If Constantine did the same thing, and was truly sorry... Then absolutely, he deserves forgiveness.

However, this is NOT saying he should be made a SAINT.


On the murder of Crispus and Fausta:

Quote
When Constantine the Great was Caesar in the West, Rome proclaimed the cruel, anti-Christian, Maxentius, as emperor, who wishing to cover his back in the west, since he feared Constantine, forced him to divorce his wife, Minervina and marry Fausta, a very ambitious and cunning woman who was also Maxentius’ sister, in order to control him. When she saw Constantine’s eldest son, Crispus, distinguishing himself in battles and being groomed for the succession, she wanted to destroy him at all costs, in order to promote her own three sons to positions of power. So she slandered Crispus by saying that he had tried to rape her and kill his father in order to seize power, like a new Absalom. Unfortunately, Fausta’s plot was so convincing and her lies so persuasive that Constantine and the generals fell into the demonic trap. And they allowed Crispus to be put to death, in accordance with the law. When the queen mother, (Saint) Helen, who was many miles away, learned what had happened she rebuked her son severely for his decision. Constantine instituted exhaustive enquiries, from which it became clear that he was the victim of a criminal conspiracy on the part of his wife, Fausta, and her supporters. So he ordered that she, too, be put to death. These two murders of people of his own family greatly distressed Constantine, who regretted them bitterly to the end of his days and sought God’s forgiveness. And in order to show his repentance publicly he had a statue erected to Crispus, with the inscription “To my much-wronged son”.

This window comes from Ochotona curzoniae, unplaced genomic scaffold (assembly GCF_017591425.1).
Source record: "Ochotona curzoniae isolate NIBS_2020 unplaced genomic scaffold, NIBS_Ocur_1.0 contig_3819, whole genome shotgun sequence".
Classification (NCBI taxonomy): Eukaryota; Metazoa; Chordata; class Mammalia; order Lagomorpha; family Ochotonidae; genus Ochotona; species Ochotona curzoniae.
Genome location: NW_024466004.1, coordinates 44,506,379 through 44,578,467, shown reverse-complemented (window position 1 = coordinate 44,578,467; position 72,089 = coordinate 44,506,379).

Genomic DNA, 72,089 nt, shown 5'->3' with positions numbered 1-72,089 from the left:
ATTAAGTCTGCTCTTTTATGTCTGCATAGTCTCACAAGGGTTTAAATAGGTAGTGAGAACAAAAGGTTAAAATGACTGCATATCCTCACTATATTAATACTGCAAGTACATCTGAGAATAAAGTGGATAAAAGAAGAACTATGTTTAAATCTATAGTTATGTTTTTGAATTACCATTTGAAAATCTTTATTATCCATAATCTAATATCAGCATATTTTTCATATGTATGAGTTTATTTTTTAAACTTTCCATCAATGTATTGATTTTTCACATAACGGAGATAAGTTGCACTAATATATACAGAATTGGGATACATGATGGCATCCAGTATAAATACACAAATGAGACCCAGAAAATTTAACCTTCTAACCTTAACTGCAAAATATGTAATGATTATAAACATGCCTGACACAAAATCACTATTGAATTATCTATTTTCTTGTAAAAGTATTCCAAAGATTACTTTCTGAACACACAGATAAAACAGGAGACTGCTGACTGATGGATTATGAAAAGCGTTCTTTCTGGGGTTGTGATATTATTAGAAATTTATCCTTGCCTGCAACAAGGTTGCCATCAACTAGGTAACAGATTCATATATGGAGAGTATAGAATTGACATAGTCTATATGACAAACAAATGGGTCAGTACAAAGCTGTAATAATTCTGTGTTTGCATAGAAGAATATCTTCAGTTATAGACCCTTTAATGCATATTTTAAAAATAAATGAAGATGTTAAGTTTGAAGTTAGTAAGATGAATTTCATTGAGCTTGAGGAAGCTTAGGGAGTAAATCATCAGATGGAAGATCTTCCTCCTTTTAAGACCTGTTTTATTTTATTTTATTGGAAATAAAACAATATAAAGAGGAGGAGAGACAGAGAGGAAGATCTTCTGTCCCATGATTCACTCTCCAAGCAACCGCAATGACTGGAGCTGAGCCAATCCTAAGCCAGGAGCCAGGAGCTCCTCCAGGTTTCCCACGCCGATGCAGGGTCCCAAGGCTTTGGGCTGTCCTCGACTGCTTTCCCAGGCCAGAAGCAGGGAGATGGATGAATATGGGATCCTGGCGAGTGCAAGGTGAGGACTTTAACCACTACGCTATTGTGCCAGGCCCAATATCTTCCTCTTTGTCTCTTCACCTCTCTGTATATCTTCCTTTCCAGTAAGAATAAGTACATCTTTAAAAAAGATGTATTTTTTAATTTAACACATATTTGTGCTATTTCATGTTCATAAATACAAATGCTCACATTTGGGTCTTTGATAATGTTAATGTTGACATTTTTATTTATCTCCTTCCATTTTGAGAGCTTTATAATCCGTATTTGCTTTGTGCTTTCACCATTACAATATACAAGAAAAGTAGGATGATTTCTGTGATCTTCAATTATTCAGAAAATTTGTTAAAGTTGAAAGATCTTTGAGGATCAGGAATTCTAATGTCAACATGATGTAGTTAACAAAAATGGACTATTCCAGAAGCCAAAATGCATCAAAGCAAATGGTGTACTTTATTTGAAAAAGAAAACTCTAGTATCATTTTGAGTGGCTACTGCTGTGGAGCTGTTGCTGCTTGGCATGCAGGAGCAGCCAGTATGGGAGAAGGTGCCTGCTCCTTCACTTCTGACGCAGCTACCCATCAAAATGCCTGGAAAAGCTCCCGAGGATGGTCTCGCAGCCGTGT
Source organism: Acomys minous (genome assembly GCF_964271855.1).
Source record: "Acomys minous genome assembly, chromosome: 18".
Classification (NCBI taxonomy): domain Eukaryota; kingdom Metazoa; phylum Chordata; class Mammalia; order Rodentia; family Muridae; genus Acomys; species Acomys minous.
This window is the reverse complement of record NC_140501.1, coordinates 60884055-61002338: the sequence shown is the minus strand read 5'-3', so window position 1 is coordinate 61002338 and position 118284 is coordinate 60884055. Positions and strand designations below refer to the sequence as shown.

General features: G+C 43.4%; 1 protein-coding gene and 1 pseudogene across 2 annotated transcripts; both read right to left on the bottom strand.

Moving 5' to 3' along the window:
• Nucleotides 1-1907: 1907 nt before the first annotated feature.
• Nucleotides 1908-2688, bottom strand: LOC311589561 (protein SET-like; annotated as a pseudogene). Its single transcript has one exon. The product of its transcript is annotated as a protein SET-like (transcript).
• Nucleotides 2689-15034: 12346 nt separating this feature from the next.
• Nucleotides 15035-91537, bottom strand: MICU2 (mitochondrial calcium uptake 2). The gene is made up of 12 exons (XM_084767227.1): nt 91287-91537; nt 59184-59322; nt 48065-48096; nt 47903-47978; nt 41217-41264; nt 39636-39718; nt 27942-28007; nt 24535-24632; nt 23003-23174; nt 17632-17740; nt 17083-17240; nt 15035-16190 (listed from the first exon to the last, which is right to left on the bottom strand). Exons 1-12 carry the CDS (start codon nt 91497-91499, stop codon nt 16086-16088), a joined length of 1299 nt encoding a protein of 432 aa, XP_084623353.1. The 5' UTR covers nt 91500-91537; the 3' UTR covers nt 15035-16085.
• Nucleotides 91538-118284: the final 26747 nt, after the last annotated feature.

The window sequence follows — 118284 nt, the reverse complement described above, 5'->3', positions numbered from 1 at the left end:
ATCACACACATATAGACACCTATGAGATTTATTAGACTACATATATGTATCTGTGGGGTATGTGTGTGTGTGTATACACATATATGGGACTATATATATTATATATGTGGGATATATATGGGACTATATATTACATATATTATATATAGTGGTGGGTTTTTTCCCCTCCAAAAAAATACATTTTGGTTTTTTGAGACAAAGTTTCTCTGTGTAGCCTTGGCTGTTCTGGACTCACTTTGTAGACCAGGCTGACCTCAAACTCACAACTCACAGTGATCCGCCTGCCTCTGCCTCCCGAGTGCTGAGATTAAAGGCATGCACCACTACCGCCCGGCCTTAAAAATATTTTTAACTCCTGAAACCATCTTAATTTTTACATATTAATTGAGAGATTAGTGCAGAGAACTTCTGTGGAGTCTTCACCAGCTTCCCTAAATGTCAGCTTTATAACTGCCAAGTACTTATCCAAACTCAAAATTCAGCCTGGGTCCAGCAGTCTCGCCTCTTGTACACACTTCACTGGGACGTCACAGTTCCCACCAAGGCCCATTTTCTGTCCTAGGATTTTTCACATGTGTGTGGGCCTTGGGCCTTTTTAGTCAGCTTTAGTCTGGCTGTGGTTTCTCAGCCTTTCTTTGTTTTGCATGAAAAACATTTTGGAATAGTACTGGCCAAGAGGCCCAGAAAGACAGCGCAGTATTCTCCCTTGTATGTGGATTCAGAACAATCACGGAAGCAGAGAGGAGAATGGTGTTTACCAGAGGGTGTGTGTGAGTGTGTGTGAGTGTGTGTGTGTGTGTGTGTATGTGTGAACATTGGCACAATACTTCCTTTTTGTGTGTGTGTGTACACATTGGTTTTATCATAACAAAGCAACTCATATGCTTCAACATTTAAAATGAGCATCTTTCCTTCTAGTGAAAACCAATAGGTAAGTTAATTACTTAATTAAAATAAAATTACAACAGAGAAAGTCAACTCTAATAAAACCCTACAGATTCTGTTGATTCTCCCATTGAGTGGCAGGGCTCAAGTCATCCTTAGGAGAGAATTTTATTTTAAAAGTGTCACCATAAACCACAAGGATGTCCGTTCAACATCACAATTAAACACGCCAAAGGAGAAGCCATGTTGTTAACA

http://www.pemptousia.com/2012/11/saint-constantine-the-great/

http://www.cristoraul.com/ENGLISH/History-of-the-Popes/GalleryofHistory/CONSTANTINE_THE_GREAT/12.html

On his baptism and death:

Quote
Eusebius of Caesarea, Life of Constantine, Book IV

Chapter 61. His Sickness at Helenopolis, and Prayers respecting his Baptism.

At first he experienced some slight bodily indisposition, which was soon followed by positive disease. In consequence of this he visited the hot baths of his own city; and thence proceeded to that which bore the name of his mother. Here he passed some time in the church of the martyrs, and offered up supplications and prayers to God. Being at length convinced that his life was drawing to a close, he felt the time had come at which he should seek purification from sins of his past career, firmly believing that whatever errors he had committed as a mortal man, his soul would be purified from them through the efficacy of the mystical words and the salutary waters of baptism. Impressed with these thoughts, he poured forth his supplications and confessions to God, kneeling on the pavement in the church itself, in which he also now for the first time received the imposition of hands with prayer. After this he proceeded as far as the suburbs of Nicomedia, and there, having summoned the bishops to meet him, addressed them in the following words.